On January 22, the Financial Industry Regulatory Authority (“FINRA”) released its 2019 Risk Monitoring and Examination Priorities Letter (the “Letter”). The Letter highlights material new priorities for FINRA examinations in the coming year, as well as priorities in areas of ongoing concern. The topics highlighted in this year’s Letter reflect FINRA’s increasing focus on its members’ interaction with, and adoption of, innovative financial technologies, as well as its implicit acknowledgement of the ability for such innovations to assist in regulatory compliance. The new priorities highlighted in the Letter include several related to FinTech, including online distribution platforms, use of regulatory technology (or “RegTech”), and supervision of digital asset businesses. In priority areas of ongoing concern, the Letter confirmed that FINRA will continue to focus on reviewing the adequacy of firms’ cybersecurity programs. Below we detail FINRA’s discussion of these priorities and analyze them in the context of other recent guidance and enforcement actions. Continue Reading FINRA 2019 Examination Priorities Letter Includes Focus on FinTech and Cybersecurity
Continuing its efforts to engage with FinTech innovators and market participants in the adoption of new technologies, the Commodity Futures Trading Commission (“CFTC”) and its LabCFTC released a Primer on Smart Contracts (the “Primer”) on November 27. The Commission focused its Primer on (1) detailing the technical aspects of smart contract technology; (2) examining potential benefits and risks connected to their widespread adoption; and (3) the CFTC’s role in regulating the adoption of the technology within those markets under its jurisdiction.
On November 28, 2018, the Department of the Treasury’s Office of Foreign Assets Control (“OFAC”) identified for the first time digital currency addresses associated with sanctioned persons. The newly sanctioned individuals, Iran-based Ali Khorashadizadeh and Mohammad Ghorbaniyan, were accused of converting digital currency payments into Iranian rial as part of a widespread ransomware scheme. Since 2015, the ransomware scheme (known as “SamSam”) has infected the data networks of corporations, hospitals, universities, and government agencies. According to OFAC’s announcement, the identified bitcoin addresses were used with over 40 digital currency exchangers to process more than 7,000 illicit transactions in bitcoins worth millions of U.S. dollars. Continue Reading OFAC Lists Digital Currency Addresses for First Time, Releases New Guidance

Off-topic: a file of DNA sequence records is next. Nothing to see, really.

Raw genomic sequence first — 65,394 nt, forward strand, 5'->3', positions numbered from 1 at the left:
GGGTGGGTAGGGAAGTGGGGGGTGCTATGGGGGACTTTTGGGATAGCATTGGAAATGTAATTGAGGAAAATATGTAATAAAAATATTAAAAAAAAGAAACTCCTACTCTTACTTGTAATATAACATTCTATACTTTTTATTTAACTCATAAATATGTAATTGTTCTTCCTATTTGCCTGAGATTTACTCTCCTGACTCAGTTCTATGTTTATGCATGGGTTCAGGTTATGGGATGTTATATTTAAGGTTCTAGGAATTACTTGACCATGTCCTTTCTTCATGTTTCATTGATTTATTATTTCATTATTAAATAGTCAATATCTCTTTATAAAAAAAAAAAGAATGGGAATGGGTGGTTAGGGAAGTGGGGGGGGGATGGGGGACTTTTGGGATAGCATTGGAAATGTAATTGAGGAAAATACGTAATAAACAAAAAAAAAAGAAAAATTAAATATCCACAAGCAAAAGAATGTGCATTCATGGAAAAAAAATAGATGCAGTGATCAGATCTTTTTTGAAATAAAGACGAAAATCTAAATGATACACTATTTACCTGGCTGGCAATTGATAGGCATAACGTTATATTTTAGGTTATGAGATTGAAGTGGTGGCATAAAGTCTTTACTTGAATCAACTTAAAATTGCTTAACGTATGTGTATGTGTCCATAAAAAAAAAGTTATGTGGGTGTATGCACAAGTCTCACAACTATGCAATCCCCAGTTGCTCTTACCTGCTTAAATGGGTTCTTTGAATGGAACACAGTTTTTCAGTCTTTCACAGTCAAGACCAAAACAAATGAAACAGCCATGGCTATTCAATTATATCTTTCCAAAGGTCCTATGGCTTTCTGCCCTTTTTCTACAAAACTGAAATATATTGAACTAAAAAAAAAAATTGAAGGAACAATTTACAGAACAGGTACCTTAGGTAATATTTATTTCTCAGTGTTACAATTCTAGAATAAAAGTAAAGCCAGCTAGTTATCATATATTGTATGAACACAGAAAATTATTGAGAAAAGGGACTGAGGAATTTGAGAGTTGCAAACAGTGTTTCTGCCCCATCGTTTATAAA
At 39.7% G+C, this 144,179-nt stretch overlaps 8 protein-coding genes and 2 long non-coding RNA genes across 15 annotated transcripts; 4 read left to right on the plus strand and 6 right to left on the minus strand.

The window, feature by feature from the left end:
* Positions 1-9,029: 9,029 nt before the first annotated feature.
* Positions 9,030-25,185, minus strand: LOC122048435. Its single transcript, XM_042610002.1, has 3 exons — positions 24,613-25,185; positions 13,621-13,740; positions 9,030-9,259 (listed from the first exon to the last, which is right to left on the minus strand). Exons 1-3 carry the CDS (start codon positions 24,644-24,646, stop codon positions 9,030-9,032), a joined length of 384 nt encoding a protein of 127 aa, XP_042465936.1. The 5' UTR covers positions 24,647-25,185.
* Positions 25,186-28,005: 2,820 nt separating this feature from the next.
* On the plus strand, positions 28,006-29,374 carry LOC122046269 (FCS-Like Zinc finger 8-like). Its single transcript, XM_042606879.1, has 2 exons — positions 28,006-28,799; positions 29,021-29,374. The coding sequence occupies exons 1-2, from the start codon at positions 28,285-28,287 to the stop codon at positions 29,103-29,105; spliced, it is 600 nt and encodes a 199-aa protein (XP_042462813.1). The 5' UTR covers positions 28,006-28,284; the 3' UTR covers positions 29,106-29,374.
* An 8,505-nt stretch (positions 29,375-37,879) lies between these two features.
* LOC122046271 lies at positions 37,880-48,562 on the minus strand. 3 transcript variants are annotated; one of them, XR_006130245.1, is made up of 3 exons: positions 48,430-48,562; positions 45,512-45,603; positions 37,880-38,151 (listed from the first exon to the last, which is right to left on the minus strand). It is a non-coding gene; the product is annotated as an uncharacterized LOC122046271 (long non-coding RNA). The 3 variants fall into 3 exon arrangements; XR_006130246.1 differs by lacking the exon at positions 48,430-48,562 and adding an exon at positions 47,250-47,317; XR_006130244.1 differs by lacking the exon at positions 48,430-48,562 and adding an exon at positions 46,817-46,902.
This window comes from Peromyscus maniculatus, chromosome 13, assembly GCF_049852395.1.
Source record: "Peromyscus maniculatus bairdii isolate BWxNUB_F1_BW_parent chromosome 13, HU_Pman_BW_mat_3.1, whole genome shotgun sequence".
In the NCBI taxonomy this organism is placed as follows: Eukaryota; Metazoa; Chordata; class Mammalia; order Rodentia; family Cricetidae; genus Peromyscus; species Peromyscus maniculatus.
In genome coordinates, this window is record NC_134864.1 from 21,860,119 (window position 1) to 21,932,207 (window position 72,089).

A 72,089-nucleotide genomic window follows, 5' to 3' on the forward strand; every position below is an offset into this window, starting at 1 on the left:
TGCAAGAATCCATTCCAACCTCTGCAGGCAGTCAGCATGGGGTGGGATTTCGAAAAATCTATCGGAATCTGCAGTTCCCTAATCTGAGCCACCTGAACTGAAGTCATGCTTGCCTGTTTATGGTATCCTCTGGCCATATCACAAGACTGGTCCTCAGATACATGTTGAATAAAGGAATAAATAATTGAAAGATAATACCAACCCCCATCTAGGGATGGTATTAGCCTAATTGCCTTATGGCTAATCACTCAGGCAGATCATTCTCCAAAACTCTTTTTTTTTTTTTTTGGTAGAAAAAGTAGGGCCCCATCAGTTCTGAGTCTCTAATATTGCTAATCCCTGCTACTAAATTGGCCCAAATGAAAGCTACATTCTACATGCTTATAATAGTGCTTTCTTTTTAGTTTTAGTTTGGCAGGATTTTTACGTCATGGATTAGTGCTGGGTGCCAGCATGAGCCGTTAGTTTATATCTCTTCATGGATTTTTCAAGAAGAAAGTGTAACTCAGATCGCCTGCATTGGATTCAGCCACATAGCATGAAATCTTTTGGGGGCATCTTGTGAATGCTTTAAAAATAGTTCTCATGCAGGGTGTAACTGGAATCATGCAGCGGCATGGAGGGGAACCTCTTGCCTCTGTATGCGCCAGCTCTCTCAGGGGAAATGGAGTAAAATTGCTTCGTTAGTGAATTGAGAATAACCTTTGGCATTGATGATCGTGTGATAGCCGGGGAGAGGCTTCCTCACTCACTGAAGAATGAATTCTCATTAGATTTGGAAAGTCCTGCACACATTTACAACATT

On November 16, 2018, the U.S. Securities and Exchange Commission (“SEC”) Division of Corporation Finance (“Corp. Fin.”), Division of Investment Management, and Division of Trading and Markets issued a joint public statement on “Digital Asset Securities Issuance and Trading.” The public statement is the latest in the Divisions’—and the Commission’s—steady efforts to publicly outline and develop its analysis on the application of the federal securities laws to initial coin offerings (“ICOs”) and certain digital tokens. These efforts have combined a series of enforcement proceedings with public statements by Chairman Jay Clayton and staff, including a more detailed statement of the SEC’s analytical approach in Corp. Fin. Director William Hinman’s speech on digital assets in June 2018. Continue Reading SEC Divisions’ Issue Public Statement on Digital Assets and ICOs, Echoing Recent Enforcement Actions
On September 27, 2018, the Commodity Futures Trading Commission (CFTC) and Securities and Exchange Commission (SEC) filed parallel actions in federal court against an internet dealer that sold “contracts for difference” (CFD) based on securities and commodities margined with bitcoin. The actions, which were assisted by the Federal Bureau of Investigation and the Department of Justice, signal continued coordination among federal agencies to police market activity involving financial transactions in cryptocurrencies. Continue Reading The CFTC and SEC Bring Charges Against International Securities Dealer for Bitcoin-Funded Swaps Activity